The terms of the third and final year of Select Ride‘s contract to provide complementary paratransit service for the Ann Arbor Area Transportation Authority has been given approval by the AAATA board. The board’s action to approve the contract – which is valued at $3,016,871 for the coming year – came at a special meeting held on July 23, 2013. Select Ride is a private taxicab company.
The negotiations for terms of an extension to a third year of Select Ride’s contract also included a one-time “stabilization payment” to Select Ride of $100,000 to be paid by July 31, 2013. The contract also includes a 5% ($150,000) increase for this final year of the contract. The staff memo in the board’s information packet attributed the increases to the rising consumer price index (CPI) and to fuel costs. Based on board deliberations on July 23, the negotiations with Select Ride were difficult, and were completed under the stress of the possibility that there was no realistic alternative to Select Ride to provide the service.
The provision of complementary paratransit service for people with disabilities – as an alternative to the fixed-route service – is a requirement of the Federal Transit Administration under the Americans with Disabilities Act. Public transportation agencies must provide special service to those with disabilities that is “comparable to the level of service provided to individuals without disabilities who use the fixed route system.”
The paratransit service is required to be offered within a corridor 3/4 mile on either side of a fixed bus route. Comparable service is defined as a demand-response service from door to destination, in which the public transit agency schedules and provides paratransit service to an eligible person for a request made the previous day. The fare that can be charged for the paratransit service can’t be more than twice what the fare would be for a similar trip taken on the fixed-route system. [.pdf of Federal Transit Administration Section 7 of Title 49 on "Transportation Services for Individuals with Disabilities"]
The AAATA fulfills its obligation under the ADA through its A-Ride program. In addition to trips that can be arranged at least one day in advance for a $3 fare [which is twice the $1.50 full fare for regular fixed-route rides], same-day trips can be arranged through A-Ride for a $4 fare. The higher fare can be charged for those trips, because they are not being offered under the ADA requirement. Some holders of A-Ride passes – who have the right to reserve rides for $3 under the A-Ride program – might also be able to ride the AAATA regular fixed-route system. If they opt to ride the fixed-route system, the A-Ride program allows them to do that without paying a fare.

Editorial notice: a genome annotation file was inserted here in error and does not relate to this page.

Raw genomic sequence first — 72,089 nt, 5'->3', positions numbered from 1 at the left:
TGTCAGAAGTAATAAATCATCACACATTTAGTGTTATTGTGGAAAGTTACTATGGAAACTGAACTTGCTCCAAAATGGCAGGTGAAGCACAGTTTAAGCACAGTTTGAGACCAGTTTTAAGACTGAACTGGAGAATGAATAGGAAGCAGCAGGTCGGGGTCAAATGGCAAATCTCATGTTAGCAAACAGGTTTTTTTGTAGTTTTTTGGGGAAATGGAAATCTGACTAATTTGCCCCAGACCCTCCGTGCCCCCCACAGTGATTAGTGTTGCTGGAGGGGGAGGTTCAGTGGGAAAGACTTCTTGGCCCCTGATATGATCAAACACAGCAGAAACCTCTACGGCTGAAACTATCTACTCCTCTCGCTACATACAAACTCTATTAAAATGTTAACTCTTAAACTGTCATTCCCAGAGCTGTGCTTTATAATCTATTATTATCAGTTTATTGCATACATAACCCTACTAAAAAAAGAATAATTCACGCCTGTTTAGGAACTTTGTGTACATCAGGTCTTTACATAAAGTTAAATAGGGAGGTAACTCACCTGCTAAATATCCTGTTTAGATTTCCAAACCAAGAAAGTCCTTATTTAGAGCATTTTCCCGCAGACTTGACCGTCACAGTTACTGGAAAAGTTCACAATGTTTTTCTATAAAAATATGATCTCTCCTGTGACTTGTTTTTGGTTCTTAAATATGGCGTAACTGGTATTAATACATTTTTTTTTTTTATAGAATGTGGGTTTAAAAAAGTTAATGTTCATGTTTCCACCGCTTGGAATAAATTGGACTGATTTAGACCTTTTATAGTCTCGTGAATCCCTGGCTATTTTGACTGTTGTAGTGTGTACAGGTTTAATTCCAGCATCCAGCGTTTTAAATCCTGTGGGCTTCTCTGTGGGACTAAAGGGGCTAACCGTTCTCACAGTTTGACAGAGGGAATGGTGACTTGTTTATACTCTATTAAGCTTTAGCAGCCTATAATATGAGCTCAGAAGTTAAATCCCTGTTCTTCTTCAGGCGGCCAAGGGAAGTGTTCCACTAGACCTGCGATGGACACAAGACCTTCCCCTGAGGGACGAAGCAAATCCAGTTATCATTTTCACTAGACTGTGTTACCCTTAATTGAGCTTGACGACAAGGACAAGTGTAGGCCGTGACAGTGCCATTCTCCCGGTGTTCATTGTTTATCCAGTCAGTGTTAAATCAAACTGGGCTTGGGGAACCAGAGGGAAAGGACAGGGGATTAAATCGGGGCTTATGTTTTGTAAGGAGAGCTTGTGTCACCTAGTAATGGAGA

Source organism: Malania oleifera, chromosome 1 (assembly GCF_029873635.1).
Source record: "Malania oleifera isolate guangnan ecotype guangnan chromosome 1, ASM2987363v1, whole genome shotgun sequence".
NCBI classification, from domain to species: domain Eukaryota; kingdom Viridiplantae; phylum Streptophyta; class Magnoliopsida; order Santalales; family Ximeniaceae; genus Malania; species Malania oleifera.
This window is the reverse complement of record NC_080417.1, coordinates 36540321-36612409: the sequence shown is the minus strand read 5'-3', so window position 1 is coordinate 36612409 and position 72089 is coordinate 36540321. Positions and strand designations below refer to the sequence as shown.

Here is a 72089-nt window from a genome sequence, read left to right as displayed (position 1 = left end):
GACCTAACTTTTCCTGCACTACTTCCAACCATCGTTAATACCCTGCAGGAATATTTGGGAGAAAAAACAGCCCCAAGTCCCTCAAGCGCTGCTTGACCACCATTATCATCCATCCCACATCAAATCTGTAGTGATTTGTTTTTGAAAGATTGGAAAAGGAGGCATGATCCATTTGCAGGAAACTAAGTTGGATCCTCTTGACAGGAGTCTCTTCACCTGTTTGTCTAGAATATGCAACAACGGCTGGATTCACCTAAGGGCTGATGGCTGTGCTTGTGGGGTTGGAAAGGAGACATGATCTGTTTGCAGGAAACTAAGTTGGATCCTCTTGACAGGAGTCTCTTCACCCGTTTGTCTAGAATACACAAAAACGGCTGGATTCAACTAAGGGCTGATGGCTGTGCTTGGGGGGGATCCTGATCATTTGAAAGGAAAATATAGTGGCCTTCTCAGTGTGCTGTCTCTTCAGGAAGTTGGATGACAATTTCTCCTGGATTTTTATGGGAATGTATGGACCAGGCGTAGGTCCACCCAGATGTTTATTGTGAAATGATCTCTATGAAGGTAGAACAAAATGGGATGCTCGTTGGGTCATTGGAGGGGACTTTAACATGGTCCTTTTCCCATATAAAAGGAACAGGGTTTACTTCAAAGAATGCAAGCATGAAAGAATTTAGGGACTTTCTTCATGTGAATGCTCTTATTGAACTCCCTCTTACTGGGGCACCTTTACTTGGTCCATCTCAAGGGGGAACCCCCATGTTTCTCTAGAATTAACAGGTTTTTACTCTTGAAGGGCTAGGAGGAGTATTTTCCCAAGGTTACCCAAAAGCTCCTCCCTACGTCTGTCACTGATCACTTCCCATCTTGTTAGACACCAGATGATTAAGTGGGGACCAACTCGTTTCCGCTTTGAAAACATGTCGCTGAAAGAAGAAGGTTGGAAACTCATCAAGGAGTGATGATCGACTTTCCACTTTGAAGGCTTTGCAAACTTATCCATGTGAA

Allowing A-Ride eligible passengers to ride the fixed-route service for free, compared to the $3-4 charge for paratransit, works out better for the AAATA financially. Based on the AAATA’s financial reports through the first three quarters of the fiscal year, which ends on Sept. 30, the cost per passenger for the fixed-route system is about 1/7 of the cost per passenger for the A-Ride service – $3.35 compared to $23.46. Fares don’t cover the total cost of rides for any of the services offered by AAATA – with the difference made up by local tax, state and federal funding. Per passenger, the AAATA uses $6.94 in local tax for paratransit compared to $1.23 per passenger for the fixed-route service. [.pdf of AAATA third quarter financial report]
According to AAATA manager of service development Chris White, the Canton and Chelsea commuter service and the AirRide service to the airport are “interurban express services” and do not fall under the ADA requirements.
According to AAATA controller Phil Webb, the total value of the Select Ride contract was estimated based on 37,728 passenger trips on lift-equipped vans (accessible service) and 79,716 passenger trips in taxi cabs, along with a monthly fixed fee. Fares are collected by Select Ride, and Select Ride subtracts that amount from the total revenue it is provided under the contract. Passenger fares are projected to be about $405,000 – so the total amount paid to Select Ride by the AAATA will be about $2,612,000. That yields a total value of the contract of about $3,017,000.
The AAATA tracks passenger complaints it receives about subcontracted service providers like Select Ride separately from complaints about the fixed-route service. For the three-month period of April-June 2013, 76 of the 93 complaints found to be valid by the AAATA arose out of rides taken on subcontracted services. Those include A-Ride (Select Ride), NightRide (Blue Cab) and AirRide (Michigan Flyer).
According to the staff memo accompanying the board’s resolution, higher service standards are included in the final year of Select Ride’s contract, with financial consequences for non-compliance. The memo also indicates that the new RFP (request for proposals) for A-Ride service will include “an alternative service delivery model” that will allow the AAATA to exercise greater performance oversight and cost control.
The board did not have a regular meeting scheduled for the month of July – so in order to take action on the Select Ride contract, it was necessary to call a special meeting. There was also an outside chance that the special meeting could have been used to vote on placing a new transportation millage on the November 2013 ballot. [For background see: "AATA Adds Ypsilanti, Expands Potential"] However, the board did not contemplate that action at its July 23 meeting – as CEO Michael Ford indicated during his report to the board that a November 2013 millage was probably not realistic. Instead, he said, a May 2014 request of voters could be considered.
This brief was filed from the AAATA headquarters at 2700 S. Industrial Highway, where the board held its special meeting. A more complete report will follow: [link]